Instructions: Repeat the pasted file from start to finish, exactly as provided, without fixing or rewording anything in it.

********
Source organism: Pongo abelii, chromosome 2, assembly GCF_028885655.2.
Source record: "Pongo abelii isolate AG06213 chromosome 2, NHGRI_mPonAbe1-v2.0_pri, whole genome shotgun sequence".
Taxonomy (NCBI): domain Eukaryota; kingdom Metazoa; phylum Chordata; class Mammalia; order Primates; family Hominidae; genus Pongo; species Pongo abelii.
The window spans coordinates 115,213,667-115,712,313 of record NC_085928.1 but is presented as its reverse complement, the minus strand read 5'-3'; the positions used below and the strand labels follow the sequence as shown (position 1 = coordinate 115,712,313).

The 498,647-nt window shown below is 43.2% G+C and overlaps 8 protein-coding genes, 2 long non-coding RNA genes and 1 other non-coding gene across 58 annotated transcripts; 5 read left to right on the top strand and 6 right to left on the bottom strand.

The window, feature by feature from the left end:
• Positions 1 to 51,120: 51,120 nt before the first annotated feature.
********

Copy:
Source organism: Pongo abelii, chromosome 2, assembly GCF_028885655.2.
Source record: "Pongo abelii isolate AG06213 chromosome 2, NHGRI_mPonAbe1-v2.0_pri, whole genome shotgun sequence".
Taxonomy (NCBI): domain Eukaryota; kingdom Metazoa; phylum Chordata; class Mammalia; order Primates; family Hominidae; genus Pongo; species Pongo abelii.
The window spans coordinates 115,213,667-115,712,313 of record NC_085928.1 but is presented as its reverse complement, the minus strand read 5'-3'; the positions used below and the strand labels follow the sequence as shown (position 1 = coordinate 115,712,313).

The 498,647-nt window shown below is 43.2% G+C and overlaps 8 protein-coding genes, 2 long non-coding RNA genes and 1 other non-coding gene across 58 annotated transcripts; 5 read left to right on the top strand and 6 right to left on the bottom strand.

The window, feature by feature from the left end:
• Positions 1 to 51,120: 51,120 nt before the first annotated feature.